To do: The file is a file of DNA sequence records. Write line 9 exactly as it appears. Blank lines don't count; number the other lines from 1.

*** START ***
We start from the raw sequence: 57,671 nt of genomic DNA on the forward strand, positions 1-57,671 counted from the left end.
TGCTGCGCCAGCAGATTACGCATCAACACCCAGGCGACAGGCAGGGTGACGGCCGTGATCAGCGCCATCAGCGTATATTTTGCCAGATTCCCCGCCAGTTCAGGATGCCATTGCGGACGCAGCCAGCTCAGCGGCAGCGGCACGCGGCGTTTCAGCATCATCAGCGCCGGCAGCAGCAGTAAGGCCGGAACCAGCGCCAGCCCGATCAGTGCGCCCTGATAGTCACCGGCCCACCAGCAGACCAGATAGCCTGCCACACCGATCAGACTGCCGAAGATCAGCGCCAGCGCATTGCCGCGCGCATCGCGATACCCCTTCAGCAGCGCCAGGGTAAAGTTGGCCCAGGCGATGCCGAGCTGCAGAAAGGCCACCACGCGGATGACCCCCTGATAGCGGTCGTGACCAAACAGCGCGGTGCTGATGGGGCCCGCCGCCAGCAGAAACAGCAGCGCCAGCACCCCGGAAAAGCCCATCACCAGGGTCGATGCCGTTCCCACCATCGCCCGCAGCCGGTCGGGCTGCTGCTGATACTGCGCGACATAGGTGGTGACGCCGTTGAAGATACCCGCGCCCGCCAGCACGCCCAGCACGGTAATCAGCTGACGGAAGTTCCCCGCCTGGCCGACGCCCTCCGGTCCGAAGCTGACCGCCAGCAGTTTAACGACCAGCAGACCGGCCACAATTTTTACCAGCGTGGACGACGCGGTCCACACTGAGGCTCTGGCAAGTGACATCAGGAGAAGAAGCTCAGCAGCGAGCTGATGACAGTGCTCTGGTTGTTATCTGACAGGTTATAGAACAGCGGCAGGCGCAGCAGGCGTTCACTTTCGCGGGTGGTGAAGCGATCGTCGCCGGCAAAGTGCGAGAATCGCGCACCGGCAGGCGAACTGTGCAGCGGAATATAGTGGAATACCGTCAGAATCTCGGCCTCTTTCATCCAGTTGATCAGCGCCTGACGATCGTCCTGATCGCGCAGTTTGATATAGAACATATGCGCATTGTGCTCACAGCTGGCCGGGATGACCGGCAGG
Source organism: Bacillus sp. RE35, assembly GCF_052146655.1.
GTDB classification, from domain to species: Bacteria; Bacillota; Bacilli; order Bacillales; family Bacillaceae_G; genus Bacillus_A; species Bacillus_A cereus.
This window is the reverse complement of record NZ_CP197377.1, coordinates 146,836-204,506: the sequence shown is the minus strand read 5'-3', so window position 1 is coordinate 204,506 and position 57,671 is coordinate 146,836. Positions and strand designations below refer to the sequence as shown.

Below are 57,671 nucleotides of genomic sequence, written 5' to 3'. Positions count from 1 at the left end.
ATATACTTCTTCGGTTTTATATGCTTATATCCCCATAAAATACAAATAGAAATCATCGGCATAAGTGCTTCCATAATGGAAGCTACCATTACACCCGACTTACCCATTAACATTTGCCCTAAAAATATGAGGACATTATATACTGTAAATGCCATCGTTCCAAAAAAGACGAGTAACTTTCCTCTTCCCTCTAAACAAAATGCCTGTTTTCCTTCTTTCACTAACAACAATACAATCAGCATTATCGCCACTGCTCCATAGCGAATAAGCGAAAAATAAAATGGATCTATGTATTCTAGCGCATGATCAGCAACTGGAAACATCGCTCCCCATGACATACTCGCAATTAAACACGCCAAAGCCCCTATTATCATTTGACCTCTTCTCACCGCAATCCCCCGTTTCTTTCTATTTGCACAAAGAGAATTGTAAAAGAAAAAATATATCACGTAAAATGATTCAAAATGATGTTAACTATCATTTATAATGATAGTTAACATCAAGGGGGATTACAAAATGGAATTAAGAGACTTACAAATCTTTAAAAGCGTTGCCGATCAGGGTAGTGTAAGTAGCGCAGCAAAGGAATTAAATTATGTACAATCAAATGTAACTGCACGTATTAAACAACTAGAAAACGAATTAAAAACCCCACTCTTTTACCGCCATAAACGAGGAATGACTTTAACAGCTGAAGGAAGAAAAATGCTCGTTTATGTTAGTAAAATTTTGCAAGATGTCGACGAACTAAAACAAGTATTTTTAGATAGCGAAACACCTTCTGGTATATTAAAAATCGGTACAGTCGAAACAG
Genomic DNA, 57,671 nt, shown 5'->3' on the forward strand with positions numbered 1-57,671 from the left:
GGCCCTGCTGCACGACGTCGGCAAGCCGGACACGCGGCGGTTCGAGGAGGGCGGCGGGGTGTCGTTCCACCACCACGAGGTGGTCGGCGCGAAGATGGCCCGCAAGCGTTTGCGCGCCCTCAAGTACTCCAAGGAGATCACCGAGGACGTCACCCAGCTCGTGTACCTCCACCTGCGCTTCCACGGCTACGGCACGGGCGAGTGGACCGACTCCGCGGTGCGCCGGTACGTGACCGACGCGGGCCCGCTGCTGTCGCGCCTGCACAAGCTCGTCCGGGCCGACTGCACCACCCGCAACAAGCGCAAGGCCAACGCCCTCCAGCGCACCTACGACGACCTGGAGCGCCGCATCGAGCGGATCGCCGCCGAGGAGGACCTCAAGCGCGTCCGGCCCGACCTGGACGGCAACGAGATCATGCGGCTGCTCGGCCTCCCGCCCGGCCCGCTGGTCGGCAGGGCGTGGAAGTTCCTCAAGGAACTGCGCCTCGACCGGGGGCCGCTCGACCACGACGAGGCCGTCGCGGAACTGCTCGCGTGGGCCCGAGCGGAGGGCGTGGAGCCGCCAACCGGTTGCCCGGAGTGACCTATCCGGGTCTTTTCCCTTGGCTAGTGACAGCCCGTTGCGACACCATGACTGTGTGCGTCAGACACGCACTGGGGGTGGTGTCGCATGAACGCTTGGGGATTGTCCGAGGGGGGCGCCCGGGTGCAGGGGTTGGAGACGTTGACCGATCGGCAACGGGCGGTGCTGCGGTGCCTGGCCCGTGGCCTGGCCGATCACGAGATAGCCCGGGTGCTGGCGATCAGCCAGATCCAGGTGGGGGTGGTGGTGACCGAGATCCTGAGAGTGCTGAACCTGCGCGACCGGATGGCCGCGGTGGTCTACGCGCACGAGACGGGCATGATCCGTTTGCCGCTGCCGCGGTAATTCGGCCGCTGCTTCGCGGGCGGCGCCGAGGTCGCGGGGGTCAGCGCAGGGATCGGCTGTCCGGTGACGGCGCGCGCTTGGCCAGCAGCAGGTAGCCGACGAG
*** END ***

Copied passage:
GGCCCTGCTGCACGACGTCGGCAAGCCGGACACGCGGCGGTTCGAGGAGGGCGGCGGGGTGTCGTTCCACCACCACGAGGTGGTCGGCGCGAAGATGGCCCGCAAGCGTTTGCGCGCCCTCAAGTACTCCAAGGAGATCACCGAGGACGTCACCCAGCTCGTGTACCTCCACCTGCGCTTCCACGGCTACGGCACGGGCGAGTGGACCGACTCCGCGGTGCGCCGGTACGTGACCGACGCGGGCCCGCTGCTGTCGCGCCTGCACAAGCTCGTCCGGGCCGACTGCACCACCCGCAACAAGCGCAAGGCCAACGCCCTCCAGCGCACCTACGACGACCTGGAGCGCCGCATCGAGCGGATCGCCGCCGAGGAGGACCTCAAGCGCGTCCGGCCCGACCTGGACGGCAACGAGATCATGCGGCTGCTCGGCCTCCCGCCCGGCCCGCTGGTCGGCAGGGCGTGGAAGTTCCTCAAGGAACTGCGCCTCGACCGGGGGCCGCTCGACCACGACGAGGCCGTCGCGGAACTGCTCGCGTGGGCCCGAGCGGAGGGCGTGGAGCCGCCAACCGGTTGCCCGGAGTGACCTATCCGGGTCTTTTCCCTTGGCTAGTGACAGCCCGTTGCGACACCATGACTGTGTGCGTCAGACACGCACTGGGGGTGGTGTCGCATGAACGCTTGGGGATTGTCCGAGGGGGGCGCCCGGGTGCAGGGGTTGGAGACGTTGACCGATCGGCAACGGGCGGTGCTGCGGTGCCTGGCCCGTGGCCTGGCCGATCACGAGATAGCCCGGGTGCTGGCGATCAGCCAGATCCAGGTGGGGGTGGTGGTGACCGAGATCCTGAGAGTGCTGAACCTGCGCGACCGGATGGCCGCGGTGGTCTACGCGCACGAGACGGGCATGATCCGTTTGCCGCTGCCGCGGTAATTCGGCCGCTGCTTCGCGGGCGGCGCCGAGGTCGCGGGGGTCAGCGCAGGGATCGGCTGTCCGGTGACGGCGCGCGCTTGGCCAGCAGCAGGTAGCCGACGAG